Elizabeta Lāce’s album Mōaigā a celebration of the Liv culture

Harpist, songwriter, and vocalist Elizabeta Lāce released her first solo album in 2016. Entitled Mōaigā (or Zemesmala in Latvian, or Landside), the album is a collection of experimental instrumental works, performed entirely on the harp. Lāce, who has performed with groups such as Sus Dungo and Dzelzs vilks, has always been a major creative force in Latvian music, and this album has her branching out in yet another direction.

The album title – Mōaigā – is from the Liv language, and Lāce intended the album to be a celebration of the Liv culture, especially considering that there are very few Liv left. Lāce herself has been studying Liv culture and history, and these studies provided the inspiration for this album.

The atmospheric nature of the album becomes clear with the opening sounds of the song ‘Smiltis’, with the sound of the rustling wind then giving way to a slow procession of notes, evoking a late night or early morning stroll on a beach devoid of any other people. The song ends as quietly as it begins, and seems to almost drift away into the sea.

The song ‘Vētra’ (or Storm) is actually not as tempestuous as the title might indicate, though the deliberate progression of notes on the harp, gradually building to a crescendo, indicates a perhaps more emotional storm, which then slowly tapers off and recedes.

The serene and sacred atmosphere of a walk through a cemetery is presented in ‘Kapsēta’, perhaps the quietest work on this album of hushed songs. Elements of the Latvian folksong ‘Ej, saulīte, drīz pie dieva’ can be heard, and Lāce intertwines the melody with her own vision of a somber search for a particular headstone.

The most ominous work is ‘Ugunskoks’, which is dedicated to the Jews that died at the Salaspils concentration camp during World War II. Its low rumblings, indicating a sense of dread and fear, gradually build in emotional tension, making for unnerving and disturbing listening.

Though the album is purely instrumental (managing to get not just music, but all kinds of sounds from a harp), the booklet with the CD does include some poetry and stories (in Liv, Latvian and English), perhaps as a guide for better understanding of the musical works. Oddly, the booklet makes no mention of those that worked on the album (such as sound engineer Gundars Rullis or Alis P – with whom Lāce played on his album Ciparu pasaule). The album booklet also contains photographs taken by Lāce in locations where Livs live.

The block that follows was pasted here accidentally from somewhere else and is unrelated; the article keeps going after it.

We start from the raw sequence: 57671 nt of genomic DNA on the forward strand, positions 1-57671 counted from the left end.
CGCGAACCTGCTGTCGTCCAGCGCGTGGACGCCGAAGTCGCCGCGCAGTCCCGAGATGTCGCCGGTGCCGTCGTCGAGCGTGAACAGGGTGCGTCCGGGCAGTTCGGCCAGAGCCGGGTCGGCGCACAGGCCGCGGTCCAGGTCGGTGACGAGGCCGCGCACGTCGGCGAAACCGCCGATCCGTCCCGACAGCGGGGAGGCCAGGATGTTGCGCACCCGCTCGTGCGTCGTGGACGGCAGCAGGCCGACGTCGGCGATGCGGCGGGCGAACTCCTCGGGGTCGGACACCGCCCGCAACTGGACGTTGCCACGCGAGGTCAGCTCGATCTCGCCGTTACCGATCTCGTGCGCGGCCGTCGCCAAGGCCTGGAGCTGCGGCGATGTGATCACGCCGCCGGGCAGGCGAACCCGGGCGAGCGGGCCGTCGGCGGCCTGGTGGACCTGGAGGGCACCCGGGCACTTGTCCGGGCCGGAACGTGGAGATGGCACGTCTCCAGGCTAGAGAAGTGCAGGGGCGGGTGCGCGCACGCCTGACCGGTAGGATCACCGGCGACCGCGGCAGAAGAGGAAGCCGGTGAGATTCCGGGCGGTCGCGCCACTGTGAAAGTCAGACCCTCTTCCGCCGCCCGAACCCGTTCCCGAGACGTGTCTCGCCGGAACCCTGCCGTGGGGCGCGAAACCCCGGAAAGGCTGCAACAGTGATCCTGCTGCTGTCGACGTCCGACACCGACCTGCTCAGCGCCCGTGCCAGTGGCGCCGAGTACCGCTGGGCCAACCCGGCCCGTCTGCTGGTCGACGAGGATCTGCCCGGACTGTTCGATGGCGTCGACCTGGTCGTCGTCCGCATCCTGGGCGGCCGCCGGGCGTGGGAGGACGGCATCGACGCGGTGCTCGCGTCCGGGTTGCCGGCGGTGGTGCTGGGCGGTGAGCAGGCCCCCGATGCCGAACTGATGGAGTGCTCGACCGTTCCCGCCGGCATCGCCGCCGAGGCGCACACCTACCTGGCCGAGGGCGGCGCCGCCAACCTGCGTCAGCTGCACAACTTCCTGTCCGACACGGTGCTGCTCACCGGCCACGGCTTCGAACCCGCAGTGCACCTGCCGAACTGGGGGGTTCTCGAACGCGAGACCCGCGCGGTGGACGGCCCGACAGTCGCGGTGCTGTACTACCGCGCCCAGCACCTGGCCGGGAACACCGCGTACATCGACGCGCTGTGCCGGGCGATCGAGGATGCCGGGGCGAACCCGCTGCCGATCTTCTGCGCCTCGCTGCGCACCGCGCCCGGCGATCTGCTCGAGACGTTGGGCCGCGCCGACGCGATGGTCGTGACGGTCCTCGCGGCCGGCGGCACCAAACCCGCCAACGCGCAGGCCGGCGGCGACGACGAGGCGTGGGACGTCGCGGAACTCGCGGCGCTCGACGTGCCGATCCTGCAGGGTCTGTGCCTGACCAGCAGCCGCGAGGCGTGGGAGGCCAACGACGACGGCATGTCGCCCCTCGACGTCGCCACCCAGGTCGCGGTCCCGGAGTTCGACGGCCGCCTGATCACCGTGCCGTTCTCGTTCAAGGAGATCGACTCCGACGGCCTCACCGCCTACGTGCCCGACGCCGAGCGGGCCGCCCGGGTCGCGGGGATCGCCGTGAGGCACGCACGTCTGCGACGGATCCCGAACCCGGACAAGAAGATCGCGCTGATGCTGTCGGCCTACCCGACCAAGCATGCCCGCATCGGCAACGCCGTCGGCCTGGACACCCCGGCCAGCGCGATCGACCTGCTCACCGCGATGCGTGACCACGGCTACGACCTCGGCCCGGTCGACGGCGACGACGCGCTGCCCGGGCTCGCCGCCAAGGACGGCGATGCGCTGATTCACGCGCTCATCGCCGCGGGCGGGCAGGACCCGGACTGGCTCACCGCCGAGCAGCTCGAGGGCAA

The improvisational and ambient style gives the album an overall dreamy feel, though one does wish at times that there had been a few more active, energetic sections to balance the calm and serene ones, though it is clearly intentional that the album moves at such a slow pace, perhaps as a balance against the frenetic modern world.

Elizabeta Lāce, at once creative and slightly eccentric (she once staged a performance while sitting in a rowboat full of water and slowly submerging herself) has made an album that showcases her creativity, but may be difficult to understand for some listeners. Some may hear a captivating sonic journey through nature, while others may just hear someone absentmindedly plucking at a harp for almost an hour. As it is indeed experimental harp music, absent of clear melodies, it does require a bit of imagination to enjoy and appreciate. The songs do tend to blend into one another, which is perhaps the idea, as it is meant to evoke a stroll by the sea, through the woods, and other depictions of natural phenomena. Elizabeta Lāce, on her album Mōaigā, utilizes her extensive musical and creative talents to present many unexpected and unusual aspects of the harp in her unique vision of nature.

Elizabeta Lace - Zemesmala 001

 

Elizabeta Lāce

Mōaigā
2016

Track listing:

      1. Smiltis
      2. Vētra
      3. Dieva suņu ēnas
      4. Vējš
      5. Nakts
      6. Cilvēki
      7. Langa
      8. Diena
      9. Ugunskoks
      10. Kapsēta
      11. Saulriets
      12. Laiks

 

Egils Kaljo is an American-born Latvian from the New York area who lives in Rīga, Latvia. When not working in the information technology field, he sings in the Latvian Academy of Culture mixed choir Sõla, does occasional translation work, and has been known to sing and play guitar at the Folkklubs Ala Pagrabs in Old Rīga. Kaljo began listening to Latvian music as soon as he was able to put a record on a record player, and still has old Bellacord 78 rpm records lying around somewhere.

Compelling collection of songs on Helēna’s new album

Singer songwriter Helēna Kozlova – or just simply Helēna – has released a new album, a full seventeen years after her last solo album (1999’s Stāsti). Recorded over the course of more than a dozen years, the album Tāluma tuvumā, her third solo album, was released in 2016.